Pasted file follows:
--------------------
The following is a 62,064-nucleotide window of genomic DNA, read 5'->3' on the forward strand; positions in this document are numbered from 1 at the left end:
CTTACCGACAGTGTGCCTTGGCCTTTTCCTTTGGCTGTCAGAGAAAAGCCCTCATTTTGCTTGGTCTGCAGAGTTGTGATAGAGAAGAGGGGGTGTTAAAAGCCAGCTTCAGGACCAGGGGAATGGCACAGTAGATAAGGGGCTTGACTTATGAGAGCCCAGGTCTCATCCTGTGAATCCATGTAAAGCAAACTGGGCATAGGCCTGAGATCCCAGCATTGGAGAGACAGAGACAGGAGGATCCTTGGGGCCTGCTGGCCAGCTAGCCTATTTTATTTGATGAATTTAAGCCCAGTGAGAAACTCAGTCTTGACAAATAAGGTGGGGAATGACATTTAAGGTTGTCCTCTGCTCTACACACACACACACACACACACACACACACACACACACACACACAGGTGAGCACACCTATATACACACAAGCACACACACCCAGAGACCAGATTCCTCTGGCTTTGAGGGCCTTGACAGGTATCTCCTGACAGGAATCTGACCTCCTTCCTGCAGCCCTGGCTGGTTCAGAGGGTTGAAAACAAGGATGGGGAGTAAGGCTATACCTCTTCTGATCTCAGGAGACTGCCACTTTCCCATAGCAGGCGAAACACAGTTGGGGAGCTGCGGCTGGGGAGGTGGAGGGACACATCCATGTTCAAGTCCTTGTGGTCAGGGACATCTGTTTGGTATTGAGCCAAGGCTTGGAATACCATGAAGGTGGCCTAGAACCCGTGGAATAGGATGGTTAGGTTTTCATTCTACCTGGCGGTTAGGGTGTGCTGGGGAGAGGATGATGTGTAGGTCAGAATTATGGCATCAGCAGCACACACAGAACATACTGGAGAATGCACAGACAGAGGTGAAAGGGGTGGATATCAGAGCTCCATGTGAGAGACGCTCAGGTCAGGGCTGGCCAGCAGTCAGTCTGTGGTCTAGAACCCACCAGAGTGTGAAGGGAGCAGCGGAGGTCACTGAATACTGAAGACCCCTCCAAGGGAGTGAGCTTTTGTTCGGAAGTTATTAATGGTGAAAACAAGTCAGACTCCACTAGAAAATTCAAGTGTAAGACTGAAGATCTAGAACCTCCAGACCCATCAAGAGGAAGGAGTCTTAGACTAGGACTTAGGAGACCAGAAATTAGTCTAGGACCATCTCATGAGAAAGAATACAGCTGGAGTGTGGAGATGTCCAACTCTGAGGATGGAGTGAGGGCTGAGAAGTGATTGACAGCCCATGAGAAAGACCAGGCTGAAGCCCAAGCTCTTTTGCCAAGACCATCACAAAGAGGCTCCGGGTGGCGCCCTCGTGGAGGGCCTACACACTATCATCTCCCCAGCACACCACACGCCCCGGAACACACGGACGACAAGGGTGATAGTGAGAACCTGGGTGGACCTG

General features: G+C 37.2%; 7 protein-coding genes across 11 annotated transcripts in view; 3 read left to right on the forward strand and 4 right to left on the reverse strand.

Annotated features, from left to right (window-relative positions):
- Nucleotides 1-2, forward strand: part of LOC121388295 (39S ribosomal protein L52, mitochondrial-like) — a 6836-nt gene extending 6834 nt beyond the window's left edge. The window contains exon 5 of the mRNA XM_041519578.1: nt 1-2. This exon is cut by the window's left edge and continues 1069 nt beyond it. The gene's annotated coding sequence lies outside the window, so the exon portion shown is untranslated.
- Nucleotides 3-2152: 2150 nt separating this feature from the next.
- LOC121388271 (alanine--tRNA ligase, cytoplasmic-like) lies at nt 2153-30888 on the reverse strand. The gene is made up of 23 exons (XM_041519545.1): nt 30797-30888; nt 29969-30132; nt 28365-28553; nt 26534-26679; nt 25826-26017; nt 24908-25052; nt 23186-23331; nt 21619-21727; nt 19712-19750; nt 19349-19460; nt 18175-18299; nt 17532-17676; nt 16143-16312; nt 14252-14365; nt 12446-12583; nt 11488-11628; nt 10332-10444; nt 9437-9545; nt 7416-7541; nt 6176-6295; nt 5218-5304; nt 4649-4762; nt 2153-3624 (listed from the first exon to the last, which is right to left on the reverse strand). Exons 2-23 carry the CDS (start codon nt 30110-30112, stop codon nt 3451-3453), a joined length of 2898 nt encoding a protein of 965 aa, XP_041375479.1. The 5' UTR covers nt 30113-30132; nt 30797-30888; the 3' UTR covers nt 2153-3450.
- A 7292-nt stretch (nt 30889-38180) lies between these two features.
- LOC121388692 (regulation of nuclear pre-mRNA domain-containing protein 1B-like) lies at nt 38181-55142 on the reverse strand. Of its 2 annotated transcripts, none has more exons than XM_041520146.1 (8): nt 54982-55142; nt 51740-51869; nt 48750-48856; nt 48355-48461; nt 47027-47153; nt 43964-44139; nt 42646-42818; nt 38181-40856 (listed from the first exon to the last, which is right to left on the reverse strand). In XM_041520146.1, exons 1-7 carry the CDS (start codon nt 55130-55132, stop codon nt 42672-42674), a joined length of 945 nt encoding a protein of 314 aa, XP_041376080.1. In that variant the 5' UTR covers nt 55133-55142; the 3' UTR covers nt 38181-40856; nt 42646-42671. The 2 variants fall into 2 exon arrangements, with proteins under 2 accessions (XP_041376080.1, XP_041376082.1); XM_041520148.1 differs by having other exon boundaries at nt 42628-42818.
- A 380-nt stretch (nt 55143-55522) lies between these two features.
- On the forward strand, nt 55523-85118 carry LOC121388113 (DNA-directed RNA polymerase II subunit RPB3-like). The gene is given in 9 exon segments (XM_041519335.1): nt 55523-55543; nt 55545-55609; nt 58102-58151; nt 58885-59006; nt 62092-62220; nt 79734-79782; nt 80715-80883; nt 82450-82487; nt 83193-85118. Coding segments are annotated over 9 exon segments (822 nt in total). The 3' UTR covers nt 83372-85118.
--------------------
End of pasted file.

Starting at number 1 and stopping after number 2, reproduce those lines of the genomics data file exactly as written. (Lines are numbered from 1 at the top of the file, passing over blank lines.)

The following is a 62,064-nucleotide window of genomic DNA, read 5'->3' on the forward strand; positions in this document are numbered from 1 at the left end:
CTTACCGACAGTGTGCCTTGGCCTTTTCCTTTGGCTGTCAGAGAAAAGCCCTCATTTTGCTTGGTCTGCAGAGTTGTGATAGAGAAGAGGGGGTGTTAAAAGCCAGCTTCAGGACCAGGGGAATGGCACAGTAGATAAGGGGCTTGACTTATGAGAGCCCAGGTCTCATCCTGTGAATCCATGTAAAGCAAACTGGGCATAGGCCTGAGATCCCAGCATTGGAGAGACAGAGACAGGAGGATCCTTGGGGCCTGCTGGCCAGCTAGCCTATTTTATTTGATGAATTTAAGCCCAGTGAGAAACTCAGTCTTGACAAATAAGGTGGGGAATGACATTTAAGGTTGTCCTCTGCTCTACACACACACACACACACACACACACACACACACACACACACACAGGTGAGCACACCTATATACACACAAGCACACACACCCAGAGACCAGATTCCTCTGGCTTTGAGGGCCTTGACAGGTATCTCCTGACAGGAATCTGACCTCCTTCCTGCAGCCCTGGCTGGTTCAGAGGGTTGAAAACAAGGATGGGGAGTAAGGCTATACCTCTTCTGATCTCAGGAGACTGCCACTTTCCCATAGCAGGCGAAACACAGTTGGGGAGCTGCGGCTGGGGAGGTGGAGGGACACATCCATGTTCAAGTCCTTGTGGTCAGGGACATCTGTTTGGTATTGAGCCAAGGCTTGGAATACCATGAAGGTGGCCTAGAACCCGTGGAATAGGATGGTTAGGTTTTCATTCTACCTGGCGGTTAGGGTGTGCTGGGGAGAGGATGATGTGTAGGTCAGAATTATGGCATCAGCAGCACACACAGAACATACTGGAGAATGCACAGACAGAGGTGAAAGGGGTGGATATCAGAGCTCCATGTGAGAGACGCTCAGGTCAGGGCTGGCCAGCAGTCAGTCTGTGGTCTAGAACCCACCAGAGTGTGAAGGGAGCAGCGGAGGTCACTGAATACTGAAGACCCCTCCAAGGGAGTGAGCTTTTGTTCGGAAGTTATTAATGGTGAAAACAAGTCAGACTCCACTAGAAAATTCAAGTGTAAGACTGAAGATCTAGAACCTCCAGACCCATCAAGAGGAAGGAGTCTTAGACTAGGACTTAGGAGACCAGAAATTAGTCTAGGACCATCTCATGAGAAAGAATACAGCTGGAGTGTGGAGATGTCCAACTCTGAGGATGGAGTGAGGGCTGAGAAGTGATTGACAGCCCATGAGAAAGACCAGGCTGAAGCCCAAGCTCTTTTGCCAAGACCATCACAAAGAGGCTCCGGGTGGCGCCCTCGTGGAGGGCCTACACACTATCATCTCCCCAGCACACCACACGCCCCGGAACACACGGACGACAAGGGTGATAGTGAGAACCTGGGTGGACCTG